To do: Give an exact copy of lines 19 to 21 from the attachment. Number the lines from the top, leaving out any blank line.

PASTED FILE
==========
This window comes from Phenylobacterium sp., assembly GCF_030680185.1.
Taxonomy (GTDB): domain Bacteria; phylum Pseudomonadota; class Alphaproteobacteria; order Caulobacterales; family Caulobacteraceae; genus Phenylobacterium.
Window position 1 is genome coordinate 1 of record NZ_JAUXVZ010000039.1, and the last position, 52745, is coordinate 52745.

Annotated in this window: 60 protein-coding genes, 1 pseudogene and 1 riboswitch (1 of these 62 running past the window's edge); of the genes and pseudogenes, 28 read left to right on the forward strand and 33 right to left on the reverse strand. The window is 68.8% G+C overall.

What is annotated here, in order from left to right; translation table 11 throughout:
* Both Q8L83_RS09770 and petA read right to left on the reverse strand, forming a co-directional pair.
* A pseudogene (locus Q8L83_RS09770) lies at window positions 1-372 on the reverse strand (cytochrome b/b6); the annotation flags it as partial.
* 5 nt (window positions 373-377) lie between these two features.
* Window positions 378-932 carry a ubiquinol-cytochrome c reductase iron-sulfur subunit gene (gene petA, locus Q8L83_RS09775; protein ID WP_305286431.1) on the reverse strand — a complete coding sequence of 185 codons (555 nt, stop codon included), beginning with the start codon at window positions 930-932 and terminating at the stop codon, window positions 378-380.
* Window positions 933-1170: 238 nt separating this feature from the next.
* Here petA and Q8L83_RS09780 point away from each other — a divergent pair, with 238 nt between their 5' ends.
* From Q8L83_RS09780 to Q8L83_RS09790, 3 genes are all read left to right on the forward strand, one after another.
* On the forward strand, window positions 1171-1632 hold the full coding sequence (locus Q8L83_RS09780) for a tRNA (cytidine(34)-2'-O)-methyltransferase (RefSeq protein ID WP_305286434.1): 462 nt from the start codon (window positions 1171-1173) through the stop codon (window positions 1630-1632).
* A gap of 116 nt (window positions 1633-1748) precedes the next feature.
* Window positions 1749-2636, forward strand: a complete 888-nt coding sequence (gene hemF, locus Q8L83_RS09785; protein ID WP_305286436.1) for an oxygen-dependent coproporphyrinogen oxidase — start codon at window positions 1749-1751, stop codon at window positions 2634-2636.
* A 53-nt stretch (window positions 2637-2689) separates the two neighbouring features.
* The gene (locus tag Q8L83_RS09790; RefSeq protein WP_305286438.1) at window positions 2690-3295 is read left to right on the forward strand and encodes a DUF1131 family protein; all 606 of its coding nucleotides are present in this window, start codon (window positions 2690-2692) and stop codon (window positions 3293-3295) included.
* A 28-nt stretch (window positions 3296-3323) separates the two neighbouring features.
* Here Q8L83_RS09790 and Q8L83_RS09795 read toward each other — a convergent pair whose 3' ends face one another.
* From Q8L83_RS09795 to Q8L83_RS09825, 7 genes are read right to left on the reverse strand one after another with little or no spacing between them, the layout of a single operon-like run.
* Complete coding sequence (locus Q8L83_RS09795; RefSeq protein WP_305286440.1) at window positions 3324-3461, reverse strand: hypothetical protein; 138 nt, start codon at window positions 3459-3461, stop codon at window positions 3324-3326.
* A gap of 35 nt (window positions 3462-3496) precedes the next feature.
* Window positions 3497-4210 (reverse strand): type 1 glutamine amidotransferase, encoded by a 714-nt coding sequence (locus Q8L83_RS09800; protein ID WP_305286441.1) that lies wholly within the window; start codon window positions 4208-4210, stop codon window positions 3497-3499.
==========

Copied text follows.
* Here Q8L83_RS09790 and Q8L83_RS09795 read toward each other — a convergent pair whose 3' ends face one another.
* From Q8L83_RS09795 to Q8L83_RS09825, 7 genes are read right to left on the reverse strand one after another with little or no spacing between them, the layout of a single operon-like run.
* Complete coding sequence (locus Q8L83_RS09795; RefSeq protein WP_305286440.1) at window positions 3324-3461, reverse strand: hypothetical protein; 138 nt, start codon at window positions 3459-3461, stop codon at window positions 3324-3326.